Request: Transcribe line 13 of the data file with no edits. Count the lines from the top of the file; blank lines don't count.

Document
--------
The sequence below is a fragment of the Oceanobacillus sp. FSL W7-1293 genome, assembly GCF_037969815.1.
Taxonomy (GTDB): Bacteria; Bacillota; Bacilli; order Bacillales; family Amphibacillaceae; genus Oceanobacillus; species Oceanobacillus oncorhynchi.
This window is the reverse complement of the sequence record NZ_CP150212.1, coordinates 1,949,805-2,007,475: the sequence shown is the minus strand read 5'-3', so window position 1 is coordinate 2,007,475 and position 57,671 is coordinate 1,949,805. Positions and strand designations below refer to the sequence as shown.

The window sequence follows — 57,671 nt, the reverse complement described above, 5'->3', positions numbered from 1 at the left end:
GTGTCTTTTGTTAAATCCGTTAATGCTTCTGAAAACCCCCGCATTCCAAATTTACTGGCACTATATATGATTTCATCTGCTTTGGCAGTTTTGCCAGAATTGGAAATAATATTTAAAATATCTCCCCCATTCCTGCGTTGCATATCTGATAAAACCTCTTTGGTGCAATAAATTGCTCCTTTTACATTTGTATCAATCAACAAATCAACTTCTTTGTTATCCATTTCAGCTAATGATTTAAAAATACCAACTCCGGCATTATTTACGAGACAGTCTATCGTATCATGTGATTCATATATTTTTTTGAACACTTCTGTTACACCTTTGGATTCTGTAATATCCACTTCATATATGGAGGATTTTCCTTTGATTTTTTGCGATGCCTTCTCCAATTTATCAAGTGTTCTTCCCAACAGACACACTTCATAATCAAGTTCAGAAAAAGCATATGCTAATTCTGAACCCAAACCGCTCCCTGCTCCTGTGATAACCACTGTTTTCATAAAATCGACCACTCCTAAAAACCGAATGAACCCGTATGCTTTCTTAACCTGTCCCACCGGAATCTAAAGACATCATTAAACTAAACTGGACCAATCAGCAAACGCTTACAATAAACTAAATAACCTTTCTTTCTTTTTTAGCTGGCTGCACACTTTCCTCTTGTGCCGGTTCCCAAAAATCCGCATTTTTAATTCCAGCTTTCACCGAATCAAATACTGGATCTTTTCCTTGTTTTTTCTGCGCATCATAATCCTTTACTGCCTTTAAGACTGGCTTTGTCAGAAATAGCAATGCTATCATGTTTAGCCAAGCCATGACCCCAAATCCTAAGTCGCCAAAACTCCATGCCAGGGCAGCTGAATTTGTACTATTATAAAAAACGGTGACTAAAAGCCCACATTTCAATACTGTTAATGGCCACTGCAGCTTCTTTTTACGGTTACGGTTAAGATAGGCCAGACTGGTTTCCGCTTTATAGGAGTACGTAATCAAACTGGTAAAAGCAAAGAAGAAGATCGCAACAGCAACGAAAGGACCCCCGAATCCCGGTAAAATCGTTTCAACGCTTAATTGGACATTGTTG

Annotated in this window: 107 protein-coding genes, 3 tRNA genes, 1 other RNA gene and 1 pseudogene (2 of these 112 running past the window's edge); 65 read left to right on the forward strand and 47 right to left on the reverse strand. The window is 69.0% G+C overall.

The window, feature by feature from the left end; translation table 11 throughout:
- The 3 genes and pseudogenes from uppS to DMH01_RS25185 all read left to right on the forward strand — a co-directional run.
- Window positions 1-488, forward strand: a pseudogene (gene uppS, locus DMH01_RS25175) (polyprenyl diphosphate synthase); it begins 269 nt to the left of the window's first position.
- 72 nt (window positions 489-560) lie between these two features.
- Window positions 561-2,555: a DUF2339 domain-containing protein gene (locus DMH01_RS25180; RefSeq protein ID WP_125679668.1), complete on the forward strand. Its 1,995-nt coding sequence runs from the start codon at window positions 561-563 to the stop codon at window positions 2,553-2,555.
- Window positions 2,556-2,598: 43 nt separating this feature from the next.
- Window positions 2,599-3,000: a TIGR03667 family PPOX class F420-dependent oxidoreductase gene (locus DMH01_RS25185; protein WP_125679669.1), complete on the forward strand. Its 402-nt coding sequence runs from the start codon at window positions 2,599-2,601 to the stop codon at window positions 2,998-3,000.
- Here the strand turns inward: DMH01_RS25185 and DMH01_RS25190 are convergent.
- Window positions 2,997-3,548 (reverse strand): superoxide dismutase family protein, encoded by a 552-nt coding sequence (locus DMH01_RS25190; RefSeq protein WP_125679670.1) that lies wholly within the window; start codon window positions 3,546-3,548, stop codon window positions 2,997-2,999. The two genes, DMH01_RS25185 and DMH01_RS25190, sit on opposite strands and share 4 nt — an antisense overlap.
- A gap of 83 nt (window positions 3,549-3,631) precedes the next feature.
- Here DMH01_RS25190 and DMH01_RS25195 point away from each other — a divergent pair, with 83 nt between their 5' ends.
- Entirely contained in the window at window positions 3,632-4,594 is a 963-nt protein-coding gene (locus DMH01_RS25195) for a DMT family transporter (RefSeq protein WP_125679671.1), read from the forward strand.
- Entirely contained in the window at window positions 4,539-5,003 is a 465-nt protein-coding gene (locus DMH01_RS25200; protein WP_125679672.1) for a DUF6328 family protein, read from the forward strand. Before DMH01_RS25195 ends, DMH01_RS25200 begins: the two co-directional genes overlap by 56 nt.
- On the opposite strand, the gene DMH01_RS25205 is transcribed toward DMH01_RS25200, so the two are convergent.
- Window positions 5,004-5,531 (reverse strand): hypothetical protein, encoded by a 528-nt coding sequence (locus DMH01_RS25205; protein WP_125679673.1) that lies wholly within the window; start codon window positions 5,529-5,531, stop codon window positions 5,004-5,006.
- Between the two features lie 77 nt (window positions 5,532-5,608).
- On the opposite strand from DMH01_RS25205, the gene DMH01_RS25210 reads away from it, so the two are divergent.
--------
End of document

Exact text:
- Window positions 2,599-3,000: a TIGR03667 family PPOX class F420-dependent oxidoreductase gene (locus DMH01_RS25185; protein WP_125679669.1), complete on the forward strand. Its 402-nt coding sequence runs from the start codon at window positions 2,599-2,601 to the stop codon at window positions 2,998-3,000.